The American Academy of Pediatrics said breast-feeding laws such as the one passed in Pennsylvania will make it easier for mothers to nurse, which is healthier for babies.
In children, breast milk protects against infectious disease, obesity, sudden infant death syndrome, and diabetes, among other illnesses. Breast-feeding mothers recover more quickly from giving birth and have a lower incidence of breast and ovarian cancers. Yet, despite its numerous health benefits, public breast-feeding remains contentious.
"When we were dealing with this in the Senate, the sort of rank-and-file problem is what I call the ick factor," said Jake Marcus, legal director at Birth Without Boundaries, an advocacy group that supports mother's rights.
Pennsylvania is one of the last states to pass a law that protects breast-feeding in public. Philadelphia has had such a law on its books since 1997.
Jewels Cusaac breast-feeds her daughter, 13-month-old Ava. "I think it's ridiculous that it's even an issue," said Cusaac, sitting with her daughter in Rittenhouse Square yesterday afternoon. "Breast-feeding is the most natural thing a person can do. I think it would be pretty bold of someone to come up and say, 'I'd prefer you to not do that here.' "
Ruth Lawrence, a neonatologist who wrote the academy's policy statement supporting breast-feeding, said that without supportive legislation, mothers may wean their children too soon or not nurse at all.
The gold standard for nursing is to breast-feed a child until the age of 6 months, public health experts say.
"In a lot of states, people have used their uncomfortable feelings about public exposure of body parts to see this as a sexual act. But this is a normal, healthy act," said Karla Shepard Rubinger, executive director of the Academy of Breastfeeding Medicine, an academic, peer-reviewed journal.
She said while most states have a law about nursing in public, few have enforcement provisions. "If a woman who breast-feeds gets run out of Wal-Mart, that's the end of it. What can you do?" she asked.
In February, Leigh Bellini tried to breast-feed her son on a bench at a Reading-area mall, but was asked by security guards to cover her baby's head with a blanket, nurse him in the restroom, or leave.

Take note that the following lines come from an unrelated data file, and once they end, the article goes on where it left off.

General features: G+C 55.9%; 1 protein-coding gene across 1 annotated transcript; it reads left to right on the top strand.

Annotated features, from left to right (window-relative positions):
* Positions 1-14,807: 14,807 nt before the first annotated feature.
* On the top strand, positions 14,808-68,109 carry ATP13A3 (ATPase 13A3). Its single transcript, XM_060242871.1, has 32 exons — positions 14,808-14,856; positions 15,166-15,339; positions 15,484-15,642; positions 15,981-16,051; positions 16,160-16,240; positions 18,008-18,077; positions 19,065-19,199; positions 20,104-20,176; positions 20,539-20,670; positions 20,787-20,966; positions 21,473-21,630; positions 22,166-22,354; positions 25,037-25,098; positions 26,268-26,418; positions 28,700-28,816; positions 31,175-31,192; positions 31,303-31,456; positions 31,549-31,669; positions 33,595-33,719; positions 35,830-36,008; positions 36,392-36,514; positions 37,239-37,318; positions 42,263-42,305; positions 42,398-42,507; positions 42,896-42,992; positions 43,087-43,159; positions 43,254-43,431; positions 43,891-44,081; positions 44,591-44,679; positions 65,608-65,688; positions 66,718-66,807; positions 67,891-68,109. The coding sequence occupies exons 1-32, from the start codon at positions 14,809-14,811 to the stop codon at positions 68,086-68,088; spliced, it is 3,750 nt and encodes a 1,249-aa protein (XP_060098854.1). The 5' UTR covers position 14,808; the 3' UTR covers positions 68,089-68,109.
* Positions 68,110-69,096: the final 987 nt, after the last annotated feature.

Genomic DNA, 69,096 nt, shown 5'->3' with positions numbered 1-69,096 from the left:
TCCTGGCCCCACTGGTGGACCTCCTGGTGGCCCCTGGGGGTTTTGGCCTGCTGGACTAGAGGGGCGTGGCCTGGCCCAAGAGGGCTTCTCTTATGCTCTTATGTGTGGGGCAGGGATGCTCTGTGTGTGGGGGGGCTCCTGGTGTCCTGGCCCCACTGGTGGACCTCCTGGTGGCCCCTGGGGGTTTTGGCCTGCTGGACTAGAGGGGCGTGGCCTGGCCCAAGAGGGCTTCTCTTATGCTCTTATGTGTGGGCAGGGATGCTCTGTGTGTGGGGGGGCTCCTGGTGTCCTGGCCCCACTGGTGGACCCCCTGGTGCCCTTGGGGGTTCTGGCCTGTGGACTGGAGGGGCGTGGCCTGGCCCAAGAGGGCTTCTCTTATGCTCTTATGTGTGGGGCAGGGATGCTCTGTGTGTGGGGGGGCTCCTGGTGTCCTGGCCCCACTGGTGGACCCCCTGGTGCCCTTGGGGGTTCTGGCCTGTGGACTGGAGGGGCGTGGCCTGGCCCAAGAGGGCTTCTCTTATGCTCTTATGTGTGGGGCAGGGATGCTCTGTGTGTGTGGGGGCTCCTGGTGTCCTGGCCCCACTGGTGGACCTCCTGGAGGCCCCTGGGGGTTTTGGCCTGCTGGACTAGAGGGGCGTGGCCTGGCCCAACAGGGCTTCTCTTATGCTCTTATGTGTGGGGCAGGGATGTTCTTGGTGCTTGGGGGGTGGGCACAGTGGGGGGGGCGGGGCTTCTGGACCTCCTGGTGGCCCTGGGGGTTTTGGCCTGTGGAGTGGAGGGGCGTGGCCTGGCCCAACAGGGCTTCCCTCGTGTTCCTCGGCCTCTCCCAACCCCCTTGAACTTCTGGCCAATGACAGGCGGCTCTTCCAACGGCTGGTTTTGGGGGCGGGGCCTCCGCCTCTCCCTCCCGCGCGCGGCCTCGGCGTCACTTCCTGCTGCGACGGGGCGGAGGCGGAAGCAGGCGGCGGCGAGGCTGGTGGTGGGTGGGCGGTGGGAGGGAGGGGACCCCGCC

In May, she rallied with about 100 other women with children in support of the new law in Harrisburg.
"The good thing is that it's bringing public awareness to this issue," Bellini said. "I hope it gives other mothers courage to fight harassment."
Mothers with young infants often breast-feed every two hours, so in many cases they're forced to feed the child while out in public, Lawrence said. "No woman who has a young baby heads to the mall to breast-feed," she said. "They're there because they have to be."
Some advocates said the bill was still not strong enough. According to Marcus, the wording of the Pennsylvania law stops short of the protection provided by some other states - including Delaware and New Jersey.
"As far as breast-feeding laws go, this is one of the weakest in the country," she said.
Marcus worked with a House member to amend the bill with a provision that would have made it easier for mothers to sue establishments charged with harassing them. The provision was later removed.
"Legislators were not willing to go that far," Williams said.
Williams said she next wanted to work on legislation that would make the workplace friendlier to breast-feeding. "In law firms, if you have an associate with her own office, she can close the door," Williams said, "but her secretary can't."
Read details of the law here and elsewhere at
Contact staff writer Erika Gebel at 215-854-2999 or firstname.lastname@example.org
Inquirer staff writers Katie Stuhldreher and John Sullivan contributed to this article.